How the West needs to engage the Middle East has been rapidly changing since the failures of poorly devised Western engagement and unresponsive governance throughout the region erupted into the Arab Spring Revolutions. Recognizing the number of deeply entrenched issues the populations of the Middle East face, along with the constant influx of new crises emerging throughout the region, the traditional diplomatic “architecture” used to guide how we engaged the region could no longer be effective.
During the Arab Spring Revolutions, this writer advocated for greater diplomatic engagement and assistance in helping the Peoples of the Middle East redevelop their political institutions. Instead of reacting to crises, military intervention needed to be a last resort while intervening to favor existing governments could no longer be the motivation. The West needed to wait and strategically engage emerging crises in order to stretch limited resources that could not meet all of the needs.
Since the rise of the Islamic State as a major regional threat, the governments of the Middle East have become increasingly responsive to their own security needs while recognizing of the need to preserve their nation-states instead of using their power to simply serve their own whims. What this means is that elements of traditional diplomatic architecture, which assumes a government will pursue its interests as a nation and as a reflection of its People’s collective interests, can be properly used to engage the Middle East. Accordingly, support of government policies can fulfill the interests of Middle Eastern leaders and their Peoples in such a way that it also serves Western interests.
On the other hand, it is important to recognize the motivations behind the Arab Spring Revolution have not been satisfied. The Peoples of the Middle East still want freedom from oppression and they still want better lives, but their need for stability and security is a higher priority, at the moment, while their need happens to align with the national security interests of their leaders. Consequently, Western leaders must engage and support the governments of the Middle East in ways that also support the interests of their Peoples.
The tentative Iranian nuclear agreement, for example, is only valuable to the nations of the world so long as it allows them to verify Iran is not building a nuclear bomb, which will enable them to take preemptive action to prevent such a development. For the Peoples of the Middle East, the diplomatic achievements surrounding the Iranian nuclear agreement must also eventually empower the Iranian People against their government, moderate the Iranian political establishment, and change how Iran engages its neighbors.
In other words, the Peoples of Iran see the deal as a path to political reform and a bridge to the rest of the world. If the Iranian government is simply empowered by the lifting of sanctions, global powers will earn the scorn of the Iranian People and the Peoples of the Middle East.
Furthermore, the Saudi-led air campaign against the Iranian-backed Houthi rebels in Yemen can be seen in the interest of the Yemeni People. Thanks to the globalization of the Muslim identities, the actions of the Arab coalition can also be seen in the interests of all Muslim throughout the region, thus bolstering the image of America for its military support. This, of course, depends upon whether Middle Easterners view the Houthi and the influence of the oppressive Iranian regime as a far more serious threat than the Arab coalition.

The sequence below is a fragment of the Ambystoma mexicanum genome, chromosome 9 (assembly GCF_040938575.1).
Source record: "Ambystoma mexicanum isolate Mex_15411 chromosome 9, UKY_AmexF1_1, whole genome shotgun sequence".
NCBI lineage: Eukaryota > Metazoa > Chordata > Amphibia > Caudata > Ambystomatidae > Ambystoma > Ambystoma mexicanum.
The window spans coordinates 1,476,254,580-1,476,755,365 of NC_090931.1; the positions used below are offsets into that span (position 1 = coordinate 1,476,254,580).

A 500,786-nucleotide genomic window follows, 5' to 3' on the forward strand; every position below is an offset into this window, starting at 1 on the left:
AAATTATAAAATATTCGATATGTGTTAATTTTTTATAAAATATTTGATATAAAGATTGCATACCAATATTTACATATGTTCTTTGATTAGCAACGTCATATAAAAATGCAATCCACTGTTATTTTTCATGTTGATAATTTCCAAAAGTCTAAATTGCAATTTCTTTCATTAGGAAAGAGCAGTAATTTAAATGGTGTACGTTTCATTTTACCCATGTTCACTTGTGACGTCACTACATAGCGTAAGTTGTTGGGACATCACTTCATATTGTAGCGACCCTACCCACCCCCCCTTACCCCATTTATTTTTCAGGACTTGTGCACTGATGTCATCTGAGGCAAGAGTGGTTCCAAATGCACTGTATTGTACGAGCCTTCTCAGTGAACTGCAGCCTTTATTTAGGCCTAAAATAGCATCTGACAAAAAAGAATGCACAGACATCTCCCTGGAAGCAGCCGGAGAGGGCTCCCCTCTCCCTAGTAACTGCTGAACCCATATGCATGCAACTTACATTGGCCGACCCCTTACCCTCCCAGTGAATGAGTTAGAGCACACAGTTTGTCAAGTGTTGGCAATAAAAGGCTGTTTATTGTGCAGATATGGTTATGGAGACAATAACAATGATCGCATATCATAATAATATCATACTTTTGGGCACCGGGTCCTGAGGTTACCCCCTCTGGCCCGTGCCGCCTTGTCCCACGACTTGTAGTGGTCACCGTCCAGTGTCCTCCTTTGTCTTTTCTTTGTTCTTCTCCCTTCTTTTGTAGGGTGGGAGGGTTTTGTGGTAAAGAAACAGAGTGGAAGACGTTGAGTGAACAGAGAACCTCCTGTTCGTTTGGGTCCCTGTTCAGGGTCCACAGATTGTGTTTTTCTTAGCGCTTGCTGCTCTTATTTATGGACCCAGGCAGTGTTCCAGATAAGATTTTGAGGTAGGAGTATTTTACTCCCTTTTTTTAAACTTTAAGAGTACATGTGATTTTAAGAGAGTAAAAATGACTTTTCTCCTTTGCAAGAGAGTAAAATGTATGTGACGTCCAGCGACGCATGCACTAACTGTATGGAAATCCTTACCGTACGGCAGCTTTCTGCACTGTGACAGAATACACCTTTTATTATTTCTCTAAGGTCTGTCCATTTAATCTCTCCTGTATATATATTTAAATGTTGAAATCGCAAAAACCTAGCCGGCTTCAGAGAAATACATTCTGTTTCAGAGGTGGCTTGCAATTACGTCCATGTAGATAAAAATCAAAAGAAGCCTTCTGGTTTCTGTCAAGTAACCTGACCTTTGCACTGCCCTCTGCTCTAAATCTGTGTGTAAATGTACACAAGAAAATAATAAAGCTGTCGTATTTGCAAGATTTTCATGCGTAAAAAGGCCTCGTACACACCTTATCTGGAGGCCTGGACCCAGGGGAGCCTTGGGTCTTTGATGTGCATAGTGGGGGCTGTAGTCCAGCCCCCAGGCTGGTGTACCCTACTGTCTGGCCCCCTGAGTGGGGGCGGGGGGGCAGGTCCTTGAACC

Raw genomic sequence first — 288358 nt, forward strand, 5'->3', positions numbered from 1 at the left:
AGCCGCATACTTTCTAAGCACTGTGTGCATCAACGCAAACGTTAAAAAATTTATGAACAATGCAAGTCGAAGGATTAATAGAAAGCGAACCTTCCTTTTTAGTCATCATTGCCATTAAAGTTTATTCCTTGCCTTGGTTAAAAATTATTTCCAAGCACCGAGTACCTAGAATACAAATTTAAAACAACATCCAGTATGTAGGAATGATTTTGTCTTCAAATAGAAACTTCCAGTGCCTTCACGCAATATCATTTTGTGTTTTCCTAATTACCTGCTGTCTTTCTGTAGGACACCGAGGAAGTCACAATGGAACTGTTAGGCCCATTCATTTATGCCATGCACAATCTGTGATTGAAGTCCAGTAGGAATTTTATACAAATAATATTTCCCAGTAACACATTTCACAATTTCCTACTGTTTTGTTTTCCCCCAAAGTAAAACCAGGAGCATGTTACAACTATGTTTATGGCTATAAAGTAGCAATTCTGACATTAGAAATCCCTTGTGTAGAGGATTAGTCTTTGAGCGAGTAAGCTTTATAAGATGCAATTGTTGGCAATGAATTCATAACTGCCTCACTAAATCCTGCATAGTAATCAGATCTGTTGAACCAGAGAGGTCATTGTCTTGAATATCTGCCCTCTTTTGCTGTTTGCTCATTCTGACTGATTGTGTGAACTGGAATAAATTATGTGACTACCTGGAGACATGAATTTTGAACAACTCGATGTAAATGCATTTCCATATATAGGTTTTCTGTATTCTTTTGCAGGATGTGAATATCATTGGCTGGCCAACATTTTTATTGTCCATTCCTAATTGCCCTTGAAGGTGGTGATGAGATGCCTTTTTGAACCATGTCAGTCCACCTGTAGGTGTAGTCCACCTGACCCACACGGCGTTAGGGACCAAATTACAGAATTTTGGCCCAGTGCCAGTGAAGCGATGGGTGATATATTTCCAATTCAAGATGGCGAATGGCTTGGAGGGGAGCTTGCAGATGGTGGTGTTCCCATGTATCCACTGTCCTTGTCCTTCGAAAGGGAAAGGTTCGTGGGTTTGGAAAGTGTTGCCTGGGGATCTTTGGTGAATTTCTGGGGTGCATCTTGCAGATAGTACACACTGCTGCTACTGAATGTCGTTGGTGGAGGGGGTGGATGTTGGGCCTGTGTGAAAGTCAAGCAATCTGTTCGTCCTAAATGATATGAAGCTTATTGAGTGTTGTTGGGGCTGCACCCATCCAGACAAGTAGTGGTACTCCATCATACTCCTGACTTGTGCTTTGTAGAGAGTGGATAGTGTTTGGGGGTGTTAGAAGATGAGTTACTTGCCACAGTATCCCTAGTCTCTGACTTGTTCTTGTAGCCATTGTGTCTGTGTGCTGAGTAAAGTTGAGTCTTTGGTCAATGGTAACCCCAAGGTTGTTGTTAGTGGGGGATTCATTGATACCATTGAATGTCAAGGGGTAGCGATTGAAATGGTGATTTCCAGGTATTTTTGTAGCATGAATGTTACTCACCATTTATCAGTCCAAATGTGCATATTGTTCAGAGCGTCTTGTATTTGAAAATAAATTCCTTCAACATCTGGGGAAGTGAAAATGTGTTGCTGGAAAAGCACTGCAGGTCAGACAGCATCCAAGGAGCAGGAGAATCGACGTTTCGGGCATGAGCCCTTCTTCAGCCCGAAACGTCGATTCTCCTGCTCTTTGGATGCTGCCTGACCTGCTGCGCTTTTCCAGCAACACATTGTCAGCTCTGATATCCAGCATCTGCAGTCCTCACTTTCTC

If the bombing campaign leads to more destruction, more suffering than what the Houthi have done and the Yemeni government continues to neglect the interests of its People, it can easily be seen as a move to empower pro-Western governments and the oppressive nature of pro-Western dictators. Unfortunately, the political impulse to avoid this situation is to thoroughly demonize the enemy, i.e. Iran, instead of criticizing what they are doing wrong.
Not only would this derail the nuclear deal, it could help spark a regional war. Because the Middle East is globalizing, attempts to channel populous civil discontent aimed at oppressive and unresponsive governments to foster “patriotic support” of a war between Saudi-allies and Iranian-allies could easily erupt into a regional sectarian war.
The United States and the rest of the West would, of course, be caught in the middle of this sectarian war. Because the US has greater interest in supporting Saudi Arabia, polarization along sectarian divides would mean a loss of US influence over Iraq and, by default, increased support for Sunnis over Shiites Instead of cultivating better governance, regional stability, and improved relations, US and Western engagement in the Middle East would come to serve the interests of Middle Eastern powers.
In turn, this outcome would force the US and the rest of the West to disengage from the Middle East, which would lead to greater, longer-lasting instability. Consequently, the West must engage Middle Eastern governments in ways that support the Peoples of the Middle East. The West cannot afford to be inadvertently pulled into the conflicts of Middle Eastern governments. In order to do this, the West must press forward by diplomatically engaging Iran, Saudi Arabia, and all other Middle Eastern government in ways that support the interests of the Peoples of the Middle East.
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